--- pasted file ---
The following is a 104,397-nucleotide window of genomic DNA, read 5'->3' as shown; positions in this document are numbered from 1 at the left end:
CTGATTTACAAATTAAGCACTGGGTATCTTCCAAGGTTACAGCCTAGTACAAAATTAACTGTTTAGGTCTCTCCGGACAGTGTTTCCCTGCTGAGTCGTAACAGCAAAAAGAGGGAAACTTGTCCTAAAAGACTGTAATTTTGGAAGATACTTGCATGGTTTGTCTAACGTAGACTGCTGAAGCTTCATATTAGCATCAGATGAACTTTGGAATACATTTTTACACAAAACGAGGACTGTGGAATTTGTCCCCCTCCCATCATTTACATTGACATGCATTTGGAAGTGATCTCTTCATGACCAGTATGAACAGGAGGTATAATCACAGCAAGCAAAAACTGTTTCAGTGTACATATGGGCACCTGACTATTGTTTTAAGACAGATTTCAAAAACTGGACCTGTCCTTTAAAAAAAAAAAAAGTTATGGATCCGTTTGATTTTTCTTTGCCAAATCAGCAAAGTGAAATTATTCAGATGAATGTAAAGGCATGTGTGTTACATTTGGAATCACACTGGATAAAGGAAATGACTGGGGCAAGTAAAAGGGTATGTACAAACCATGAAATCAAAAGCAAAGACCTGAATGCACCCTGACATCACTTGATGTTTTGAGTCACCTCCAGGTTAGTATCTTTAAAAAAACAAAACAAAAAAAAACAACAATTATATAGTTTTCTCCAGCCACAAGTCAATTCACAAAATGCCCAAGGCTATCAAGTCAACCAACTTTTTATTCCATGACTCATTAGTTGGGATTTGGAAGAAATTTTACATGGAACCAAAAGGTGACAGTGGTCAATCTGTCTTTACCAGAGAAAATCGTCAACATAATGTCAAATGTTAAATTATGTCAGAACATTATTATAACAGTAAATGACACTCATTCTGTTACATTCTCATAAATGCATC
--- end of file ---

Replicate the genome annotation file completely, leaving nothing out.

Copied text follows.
The following is a 104,397-nucleotide window of genomic DNA, read 5'->3' as shown; positions in this document are numbered from 1 at the left end:
CTGATTTACAAATTAAGCACTGGGTATCTTCCAAGGTTACAGCCTAGTACAAAATTAACTGTTTAGGTCTCTCCGGACAGTGTTTCCCTGCTGAGTCGTAACAGCAAAAAGAGGGAAACTTGTCCTAAAAGACTGTAATTTTGGAAGATACTTGCATGGTTTGTCTAACGTAGACTGCTGAAGCTTCATATTAGCATCAGATGAACTTTGGAATACATTTTTACACAAAACGAGGACTGTGGAATTTGTCCCCCTCCCATCATTTACATTGACATGCATTTGGAAGTGATCTCTTCATGACCAGTATGAACAGGAGGTATAATCACAGCAAGCAAAAACTGTTTCAGTGTACATATGGGCACCTGACTATTGTTTTAAGACAGATTTCAAAAACTGGACCTGTCCTTTAAAAAAAAAAAAAGTTATGGATCCGTTTGATTTTTCTTTGCCAAATCAGCAAAGTGAAATTATTCAGATGAATGTAAAGGCATGTGTGTTACATTTGGAATCACACTGGATAAAGGAAATGACTGGGGCAAGTAAAAGGGTATGTACAAACCATGAAATCAAAAGCAAAGACCTGAATGCACCCTGACATCACTTGATGTTTTGAGTCACCTCCAGGTTAGTATCTTTAAAAAAACAAAACAAAAAAAAACAACAATTATATAGTTTTCTCCAGCCACAAGTCAATTCACAAAATGCCCAAGGCTATCAAGTCAACCAACTTTTTATTCCATGACTCATTAGTTGGGATTTGGAAGAAATTTTACATGGAACCAAAAGGTGACAGTGGTCAATCTGTCTTTACCAGAGAAAATCGTCAACATAATGTCAAATGTTAAATTATGTCAGAACATTATTATAACAGTAAATGACACTCATTCTGTTACATTCTCATAAATGCATC